by Gloria Welton
“If someone has the courage to recognize there is something they would like to address when it comes to learning, we are here to help you,” says Martin Dutton, Executive Director of the Learning Disabilities Association of PEI (LDAPEI).
Martin says statistics have found that 10 to 20 percent of the population lives with a learning disability. Many go through life never knowing why they have difficulties with academics and why they may be having problems in their education, their employment, or relationships with family and friends.
“About 35,000 people on PEI live with a learning disability, so we know there is much work to do.”
Children and adults with learning disabilities see, hear, and understand things differently. The most common types of learning disabilities involve problems with reading, writing, math, reasoning, listening, and speaking.” – The Learning Disabilities Association of America
LDAPEI mainly works with school age children to address and improve reading, writing and math skills, and is looking for ways to increase their work with adults.
LDAPEI came into being when a group of parents met to share their common concerns about learning disabilities in the early 70s. “We have come a long way, but there is much work to do,” says Martin. “One milestone is now having the Honorable Antoinette Perry, Lieutenant Governor of PEI, as our Honorary Patron for the duration of her term in office.” The National Institute for Learning Development lists several notable people who lived with a learning disability, including Thomas Edison, Albert Einstein, Leonardo da Vinci, Winston Churchill, and many others who have changed the course of our world.
Their tremendous strengths are offset by noticeable weaknesses – an inability to read or write, memory problems, and difficulty understanding what is heard or seen. These difficulties stem, not from a physical problem with the eyes or ears, but rather from the basic neurological functioning of the brain. Generally speaking, people with learning disabilities are of average or above average intelligence.”
How can learning disabilities be identified?
Formal and informal testing is used to determine patterns of strength and weakness in learning. This battery of tests is administered by a registered psychologist.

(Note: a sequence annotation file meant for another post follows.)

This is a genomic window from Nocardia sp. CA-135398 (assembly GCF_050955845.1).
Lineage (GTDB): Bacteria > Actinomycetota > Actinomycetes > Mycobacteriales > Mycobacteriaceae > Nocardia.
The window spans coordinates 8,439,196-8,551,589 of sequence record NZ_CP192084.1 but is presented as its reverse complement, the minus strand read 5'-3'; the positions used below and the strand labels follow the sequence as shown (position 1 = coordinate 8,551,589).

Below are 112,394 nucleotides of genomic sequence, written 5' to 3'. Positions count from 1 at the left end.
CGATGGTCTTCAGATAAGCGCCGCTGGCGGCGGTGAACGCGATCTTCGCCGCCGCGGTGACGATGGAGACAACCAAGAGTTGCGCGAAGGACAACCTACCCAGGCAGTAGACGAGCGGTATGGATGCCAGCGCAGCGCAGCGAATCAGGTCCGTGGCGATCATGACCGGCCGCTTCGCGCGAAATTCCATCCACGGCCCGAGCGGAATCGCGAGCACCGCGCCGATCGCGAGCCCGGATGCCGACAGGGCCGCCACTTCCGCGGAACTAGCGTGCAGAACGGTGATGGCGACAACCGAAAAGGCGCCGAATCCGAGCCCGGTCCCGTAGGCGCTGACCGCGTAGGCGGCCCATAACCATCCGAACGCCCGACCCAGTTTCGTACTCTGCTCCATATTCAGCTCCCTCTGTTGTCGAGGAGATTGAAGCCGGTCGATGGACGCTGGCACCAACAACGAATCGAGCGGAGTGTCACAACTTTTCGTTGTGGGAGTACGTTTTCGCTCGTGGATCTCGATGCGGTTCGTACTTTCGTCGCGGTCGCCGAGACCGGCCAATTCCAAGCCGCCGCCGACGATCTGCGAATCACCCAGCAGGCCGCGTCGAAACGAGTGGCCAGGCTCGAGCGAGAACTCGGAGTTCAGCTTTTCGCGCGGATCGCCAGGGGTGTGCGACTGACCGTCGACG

“However, learning disabilities are invisible and not normally picked up early,” says Martin. Generally, children are not mature enough to respond to psychological educational assessment tests until they are at least seven years old. Until an assessment is undertaken, educators use their skills and experience administering interventions which in many cases, but not all, are successful.
“Research has found some alarming statistics. One study from the University of Toronto in 2017 done with 23,000 people found that the lifetime prevalence of suicide attempts was much higher for women and men who had been diagnosed with learning disabilities.”
Martin’s work history included managing not for profit organizations supporting mental health and addictions, seniors, and intellectual disability. “We don’t put nearly enough effort into teaching young children how to be healthy and to prevent mental illness. This gap needs more attention and more preventative resources such as identifying learning disabilities earlier in life and making sure the resources are in place.”
Programs available for children and adults at LDAPEI
The organization works with, on average, 65 students weekly throughout the year. “The main focus is on the child and on helping their parents understand what is taking place. It takes tremendous courage to ask for help, especially in an area that is not often talked about and not well known.
“Our programs and one-on-one instruction are designed to meet students at the level they are at and are implemented at a pace they are comfortable with. We have seen the children progress, which is very encouraging for them and their families.
“Many adults can improve their own personal future when their literacy improves. In the near future, we will be offering a prototype program for adults called Never Too Late.”
The 20-week program will take 10 adults for one hour a week. “We will establish a base line of where they are at and then monitor the students’ improvement. This program can help tremendously in transferring what they have learned to their daily living.
“We are actively looking for adults who wish to join the program, and they can start when they are ready.”
From left, Cindy Lapena says Tutoring at the LDAPEI is highly enriching and rewarding, because you get to know your students very well and see them grow, learn, and understand what they are doing so that they can apply their skills and knowledge to classroom work as well as real-life situations.
Holly Pierlot, Tutor says she love to see their confidence build as they realize they CAN learn, in their own way! Their success breeds further success, and they experience real joy.
Chevon McPhee, Tutor says it is so rewarding to see and hear how much their students hard work pays off. “Whether they tackle a tough word or parents show school results, it warms my heart to see them succeed.”
Hiring tutors for the program is on-going. “Presently, we have six tutors, and I am always open to meeting educators who want to be tutors,” says Martin Dutton. “There is a need for tutors across the Island.” All LDPEI tutors are certified teachers registered to work with the Public Schools Branch.